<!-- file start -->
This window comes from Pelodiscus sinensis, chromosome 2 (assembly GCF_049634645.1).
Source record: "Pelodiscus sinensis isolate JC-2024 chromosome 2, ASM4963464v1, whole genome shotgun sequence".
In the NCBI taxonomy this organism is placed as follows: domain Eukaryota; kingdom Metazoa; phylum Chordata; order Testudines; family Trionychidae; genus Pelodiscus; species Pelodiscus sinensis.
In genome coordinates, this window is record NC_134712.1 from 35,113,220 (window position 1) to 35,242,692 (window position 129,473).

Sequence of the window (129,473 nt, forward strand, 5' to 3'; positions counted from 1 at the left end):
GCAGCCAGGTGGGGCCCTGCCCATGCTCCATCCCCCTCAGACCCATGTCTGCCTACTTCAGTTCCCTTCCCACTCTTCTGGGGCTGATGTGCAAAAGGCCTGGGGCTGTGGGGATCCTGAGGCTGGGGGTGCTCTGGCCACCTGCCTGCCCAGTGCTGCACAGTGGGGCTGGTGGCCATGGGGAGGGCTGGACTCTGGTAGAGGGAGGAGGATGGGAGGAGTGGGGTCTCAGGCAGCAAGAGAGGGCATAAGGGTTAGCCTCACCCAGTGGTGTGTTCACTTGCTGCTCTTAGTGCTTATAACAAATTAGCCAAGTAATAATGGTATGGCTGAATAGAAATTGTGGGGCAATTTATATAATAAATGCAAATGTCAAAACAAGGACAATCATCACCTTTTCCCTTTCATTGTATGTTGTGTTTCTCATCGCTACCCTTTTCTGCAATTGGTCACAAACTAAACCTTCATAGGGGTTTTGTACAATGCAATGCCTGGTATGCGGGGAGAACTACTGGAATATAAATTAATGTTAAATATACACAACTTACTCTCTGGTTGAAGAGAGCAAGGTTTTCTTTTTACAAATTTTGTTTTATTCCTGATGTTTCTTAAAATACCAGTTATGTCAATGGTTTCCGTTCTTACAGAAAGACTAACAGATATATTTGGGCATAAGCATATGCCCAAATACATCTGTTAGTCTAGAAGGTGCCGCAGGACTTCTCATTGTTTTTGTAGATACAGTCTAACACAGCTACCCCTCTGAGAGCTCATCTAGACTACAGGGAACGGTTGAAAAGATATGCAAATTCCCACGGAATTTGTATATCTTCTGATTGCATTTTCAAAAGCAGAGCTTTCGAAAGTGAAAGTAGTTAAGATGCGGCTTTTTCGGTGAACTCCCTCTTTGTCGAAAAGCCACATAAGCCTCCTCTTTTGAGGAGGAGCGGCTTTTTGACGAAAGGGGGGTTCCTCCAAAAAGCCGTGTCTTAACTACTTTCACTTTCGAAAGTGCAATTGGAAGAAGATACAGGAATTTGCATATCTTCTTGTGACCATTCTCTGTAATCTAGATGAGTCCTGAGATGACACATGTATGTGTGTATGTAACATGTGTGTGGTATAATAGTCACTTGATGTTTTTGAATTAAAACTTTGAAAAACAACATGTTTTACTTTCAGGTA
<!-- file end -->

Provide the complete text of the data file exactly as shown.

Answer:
This window comes from Pelodiscus sinensis, chromosome 2 (assembly GCF_049634645.1).
Source record: "Pelodiscus sinensis isolate JC-2024 chromosome 2, ASM4963464v1, whole genome shotgun sequence".
In the NCBI taxonomy this organism is placed as follows: domain Eukaryota; kingdom Metazoa; phylum Chordata; order Testudines; family Trionychidae; genus Pelodiscus; species Pelodiscus sinensis.
In genome coordinates, this window is record NC_134712.1 from 35,113,220 (window position 1) to 35,242,692 (window position 129,473).

Sequence of the window (129,473 nt, forward strand, 5' to 3'; positions counted from 1 at the left end):
GCAGCCAGGTGGGGCCCTGCCCATGCTCCATCCCCCTCAGACCCATGTCTGCCTACTTCAGTTCCCTTCCCACTCTTCTGGGGCTGATGTGCAAAAGGCCTGGGGCTGTGGGGATCCTGAGGCTGGGGGTGCTCTGGCCACCTGCCTGCCCAGTGCTGCACAGTGGGGCTGGTGGCCATGGGGAGGGCTGGACTCTGGTAGAGGGAGGAGGATGGGAGGAGTGGGGTCTCAGGCAGCAAGAGAGGGCATAAGGGTTAGCCTCACCCAGTGGTGTGTTCACTTGCTGCTCTTAGTGCTTATAACAAATTAGCCAAGTAATAATGGTATGGCTGAATAGAAATTGTGGGGCAATTTATATAATAAATGCAAATGTCAAAACAAGGACAATCATCACCTTTTCCCTTTCATTGTATGTTGTGTTTCTCATCGCTACCCTTTTCTGCAATTGGTCACAAACTAAACCTTCATAGGGGTTTTGTACAATGCAATGCCTGGTATGCGGGGAGAACTACTGGAATATAAATTAATGTTAAATATACACAACTTACTCTCTGGTTGAAGAGAGCAAGGTTTTCTTTTTACAAATTTTGTTTTATTCCTGATGTTTCTTAAAATACCAGTTATGTCAATGGTTTCCGTTCTTACAGAAAGACTAACAGATATATTTGGGCATAAGCATATGCCCAAATACATCTGTTAGTCTAGAAGGTGCCGCAGGACTTCTCATTGTTTTTGTAGATACAGTCTAACACAGCTACCCCTCTGAGAGCTCATCTAGACTACAGGGAACGGTTGAAAAGATATGCAAATTCCCACGGAATTTGTATATCTTCTGATTGCATTTTCAAAAGCAGAGCTTTCGAAAGTGAAAGTAGTTAAGATGCGGCTTTTTCGGTGAACTCCCTCTTTGTCGAAAAGCCACATAAGCCTCCTCTTTTGAGGAGGAGCGGCTTTTTGACGAAAGGGGGGTTCCTCCAAAAAGCCGTGTCTTAACTACTTTCACTTTCGAAAGTGCAATTGGAAGAAGATACAGGAATTTGCATATCTTCTTGTGACCATTCTCTGTAATCTAGATGAGTCCTGAGATGACACATGTATGTGTGTATGTAACATGTGTGTGGTATAATAGTCACTTGATGTTTTTGAATTAAAACTTTGAAAAACAACATGTTTTACTTTCAGGTA